At the six month follow-up, there was no evidence of local recurrence or metastasis.


Trichilemmal carcinoma was first described in 1976 as "a histologically invasive, cytologically atypical, clear cell neoplasm of adnexal keratinocytes which is in continuity with the epidermis and/or follicular epithelium."3 In most patients, the tumor typically occurs on sun-exposed areas of the face and scalp,1,2,4,5 but is rare on the eyelid.5 Trichilemmal carcinoma on the eyelid was first described in 1993 in a 95-year-old woman.5,6
Trichilemmal carcinoma typically affects individuals aged 40 years and older.7,8 Trichilemmal carcinoma can have a grossly papular, nodular, or exophytic appearance.2,8,9 All TLCs reported to date have been less than 2 cm in diameter.2,3 Lai and colleagues10 reported an induration of the eyelid with a small area of ulceration and keratosis, but a normal conjunctiva. In previous reports,5,10,11 there were no significant changes of the conjunctiva; in the current case however, the upper lid mass completely penetrated into the inner side of the upper lid and was seen on the conjunctival side on slit-lamp examination.
Histopathologically, TLC demonstrates a lobular proliferation centered on pilosebaceous structures and is composed of clear cells that are characterized by clear cytoplasm and prominent nucleoli. Trichilemmal carcinoma exhibits trichilemmal keratinization with an abrupt or pagetoid interface and dermal invasion.8-10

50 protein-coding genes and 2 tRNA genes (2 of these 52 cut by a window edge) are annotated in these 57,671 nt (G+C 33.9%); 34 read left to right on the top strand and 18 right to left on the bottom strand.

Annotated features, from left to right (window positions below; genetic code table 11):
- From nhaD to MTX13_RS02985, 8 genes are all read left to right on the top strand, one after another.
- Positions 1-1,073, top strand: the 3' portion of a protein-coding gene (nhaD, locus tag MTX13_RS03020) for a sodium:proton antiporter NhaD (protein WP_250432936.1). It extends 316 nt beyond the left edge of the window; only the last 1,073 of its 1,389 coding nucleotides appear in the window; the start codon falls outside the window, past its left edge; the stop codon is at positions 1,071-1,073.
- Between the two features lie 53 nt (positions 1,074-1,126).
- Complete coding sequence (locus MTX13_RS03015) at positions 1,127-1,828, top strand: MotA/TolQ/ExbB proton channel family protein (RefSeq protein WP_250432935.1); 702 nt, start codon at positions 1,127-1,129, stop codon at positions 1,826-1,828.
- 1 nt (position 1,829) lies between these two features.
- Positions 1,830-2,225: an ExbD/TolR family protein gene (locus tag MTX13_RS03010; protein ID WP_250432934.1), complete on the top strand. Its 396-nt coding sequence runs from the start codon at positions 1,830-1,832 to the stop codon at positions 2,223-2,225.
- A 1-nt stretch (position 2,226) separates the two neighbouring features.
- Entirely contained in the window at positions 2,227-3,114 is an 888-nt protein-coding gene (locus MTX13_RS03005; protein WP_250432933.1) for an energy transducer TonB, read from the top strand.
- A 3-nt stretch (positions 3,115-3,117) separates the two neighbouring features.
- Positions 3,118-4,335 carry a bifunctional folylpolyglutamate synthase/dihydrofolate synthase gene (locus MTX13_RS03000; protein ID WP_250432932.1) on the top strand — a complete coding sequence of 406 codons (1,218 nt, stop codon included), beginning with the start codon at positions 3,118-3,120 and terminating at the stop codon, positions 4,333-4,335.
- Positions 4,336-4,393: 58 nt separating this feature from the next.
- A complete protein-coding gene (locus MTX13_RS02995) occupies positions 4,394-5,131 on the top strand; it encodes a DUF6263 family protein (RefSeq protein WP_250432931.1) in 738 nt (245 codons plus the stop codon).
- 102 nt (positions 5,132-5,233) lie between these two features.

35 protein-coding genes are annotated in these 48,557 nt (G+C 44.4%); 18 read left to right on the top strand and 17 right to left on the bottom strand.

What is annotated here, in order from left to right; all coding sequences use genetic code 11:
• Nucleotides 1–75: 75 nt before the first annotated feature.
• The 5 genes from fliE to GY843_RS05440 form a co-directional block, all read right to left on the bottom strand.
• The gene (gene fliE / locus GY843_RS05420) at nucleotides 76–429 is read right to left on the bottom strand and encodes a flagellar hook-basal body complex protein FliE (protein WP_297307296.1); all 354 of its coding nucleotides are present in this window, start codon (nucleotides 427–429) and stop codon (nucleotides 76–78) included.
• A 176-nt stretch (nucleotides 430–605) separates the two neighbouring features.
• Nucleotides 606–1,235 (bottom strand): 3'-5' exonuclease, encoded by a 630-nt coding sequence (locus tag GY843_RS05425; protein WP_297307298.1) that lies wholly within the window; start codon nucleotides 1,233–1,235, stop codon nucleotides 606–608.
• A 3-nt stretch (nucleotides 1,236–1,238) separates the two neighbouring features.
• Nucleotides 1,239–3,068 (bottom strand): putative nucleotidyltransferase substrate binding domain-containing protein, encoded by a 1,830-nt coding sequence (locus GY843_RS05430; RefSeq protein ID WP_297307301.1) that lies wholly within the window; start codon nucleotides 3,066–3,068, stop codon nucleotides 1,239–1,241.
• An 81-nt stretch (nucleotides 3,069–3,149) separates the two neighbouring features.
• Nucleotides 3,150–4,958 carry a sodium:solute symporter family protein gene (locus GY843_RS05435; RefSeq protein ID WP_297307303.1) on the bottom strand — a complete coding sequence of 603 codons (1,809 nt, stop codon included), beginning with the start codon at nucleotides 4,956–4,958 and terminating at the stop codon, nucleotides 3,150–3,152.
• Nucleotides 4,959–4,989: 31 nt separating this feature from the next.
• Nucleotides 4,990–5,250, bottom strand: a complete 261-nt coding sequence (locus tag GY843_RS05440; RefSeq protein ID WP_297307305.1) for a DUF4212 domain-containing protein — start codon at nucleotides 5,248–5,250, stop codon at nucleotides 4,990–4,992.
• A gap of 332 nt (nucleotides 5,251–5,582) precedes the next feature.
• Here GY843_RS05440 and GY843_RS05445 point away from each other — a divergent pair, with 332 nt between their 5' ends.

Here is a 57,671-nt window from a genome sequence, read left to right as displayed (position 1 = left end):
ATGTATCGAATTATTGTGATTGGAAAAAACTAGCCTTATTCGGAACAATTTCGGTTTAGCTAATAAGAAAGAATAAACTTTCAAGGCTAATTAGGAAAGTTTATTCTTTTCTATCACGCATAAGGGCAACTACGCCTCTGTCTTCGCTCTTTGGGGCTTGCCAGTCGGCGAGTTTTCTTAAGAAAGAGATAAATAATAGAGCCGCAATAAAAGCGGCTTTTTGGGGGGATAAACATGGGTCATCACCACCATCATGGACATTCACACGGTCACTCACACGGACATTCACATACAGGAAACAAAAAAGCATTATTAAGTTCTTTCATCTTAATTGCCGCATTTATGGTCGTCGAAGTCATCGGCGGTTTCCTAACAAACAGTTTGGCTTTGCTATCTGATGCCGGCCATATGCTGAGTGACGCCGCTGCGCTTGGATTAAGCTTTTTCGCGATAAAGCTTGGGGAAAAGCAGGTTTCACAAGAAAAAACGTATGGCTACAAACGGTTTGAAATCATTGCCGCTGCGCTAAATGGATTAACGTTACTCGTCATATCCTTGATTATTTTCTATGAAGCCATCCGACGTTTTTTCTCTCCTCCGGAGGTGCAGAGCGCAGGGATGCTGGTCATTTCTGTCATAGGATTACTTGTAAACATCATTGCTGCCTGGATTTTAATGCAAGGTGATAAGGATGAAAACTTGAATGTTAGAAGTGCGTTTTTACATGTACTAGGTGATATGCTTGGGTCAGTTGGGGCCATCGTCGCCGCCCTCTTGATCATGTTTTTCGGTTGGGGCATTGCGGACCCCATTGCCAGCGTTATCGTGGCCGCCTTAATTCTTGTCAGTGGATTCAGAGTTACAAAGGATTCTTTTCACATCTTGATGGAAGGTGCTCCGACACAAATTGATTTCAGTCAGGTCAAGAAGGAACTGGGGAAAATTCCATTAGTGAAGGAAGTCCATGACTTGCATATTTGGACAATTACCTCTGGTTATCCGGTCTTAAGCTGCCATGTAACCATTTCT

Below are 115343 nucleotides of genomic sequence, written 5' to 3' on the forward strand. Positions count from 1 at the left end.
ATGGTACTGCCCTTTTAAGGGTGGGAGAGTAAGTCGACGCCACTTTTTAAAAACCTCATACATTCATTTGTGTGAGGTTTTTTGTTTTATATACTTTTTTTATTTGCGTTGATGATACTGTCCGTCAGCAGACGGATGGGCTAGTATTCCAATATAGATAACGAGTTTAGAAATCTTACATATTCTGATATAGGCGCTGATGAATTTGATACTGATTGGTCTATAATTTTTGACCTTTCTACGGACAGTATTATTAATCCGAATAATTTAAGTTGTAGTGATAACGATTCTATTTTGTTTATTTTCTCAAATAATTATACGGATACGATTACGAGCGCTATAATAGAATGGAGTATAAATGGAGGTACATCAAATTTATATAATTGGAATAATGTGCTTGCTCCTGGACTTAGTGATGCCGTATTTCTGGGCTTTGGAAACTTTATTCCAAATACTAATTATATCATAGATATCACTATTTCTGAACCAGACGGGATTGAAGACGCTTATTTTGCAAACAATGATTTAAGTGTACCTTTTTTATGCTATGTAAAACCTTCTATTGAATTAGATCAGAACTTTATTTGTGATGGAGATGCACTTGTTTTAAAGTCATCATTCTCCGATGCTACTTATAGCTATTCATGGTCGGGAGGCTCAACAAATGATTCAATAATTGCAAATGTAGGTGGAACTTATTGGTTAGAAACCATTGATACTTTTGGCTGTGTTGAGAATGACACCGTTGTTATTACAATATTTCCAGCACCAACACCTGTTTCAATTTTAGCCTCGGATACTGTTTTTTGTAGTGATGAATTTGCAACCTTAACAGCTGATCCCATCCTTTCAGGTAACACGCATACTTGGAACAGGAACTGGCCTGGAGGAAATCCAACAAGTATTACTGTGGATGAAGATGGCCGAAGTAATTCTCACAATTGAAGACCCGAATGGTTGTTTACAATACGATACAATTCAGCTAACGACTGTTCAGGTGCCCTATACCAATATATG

Malignant proliferating trichilemmal tumors (PTTs) are often confused with TLC. However, PTT is not synonymous with TLC.3,6,9 Proliferating trichilemmal tumors usually arise in a pre-existing trichilemmal cyst and are frequently confined to the scalp. Proliferating trichilemmal tumors are larger than TLCs (with a diameter of up to 25 cm). Proliferating trichilemmal tumors demonstrate sharply circumscribed convoluted lobules with pushing margins, deep dermal extensions, extensive areas of tumor cell necrosis, abrupt keratinization, minimal pleomorphism, low mitotic activity, and foci indistinguishable from a trichilemmal cyst.3,6 Proliferating trichilemmal tumors are apt to recur and to metastasize, as distinct from the behavior of TLCs.6,9
Trichilemmal carcinoma must be differentiated from other skin cancers. It is easy to confuse TLC with clear cell basal cell carcinoma (BCC), but zones of clear cells are not sufficient to diagnosis conventional BCC.9,10 Squamous cell carcinoma demonstrates cellular atypia and cells with clear cytoplasm, similar to TLC, but differs from TLC in the absence of trichilemmal keratinization or lobular proliferation.7,10 Also, TLC resembles trichilemmoma in the presence of a plate-like endophytic nodule extending into the dermis, but differs with respect to the occurrence of frequent mitosis or cellular atypia.1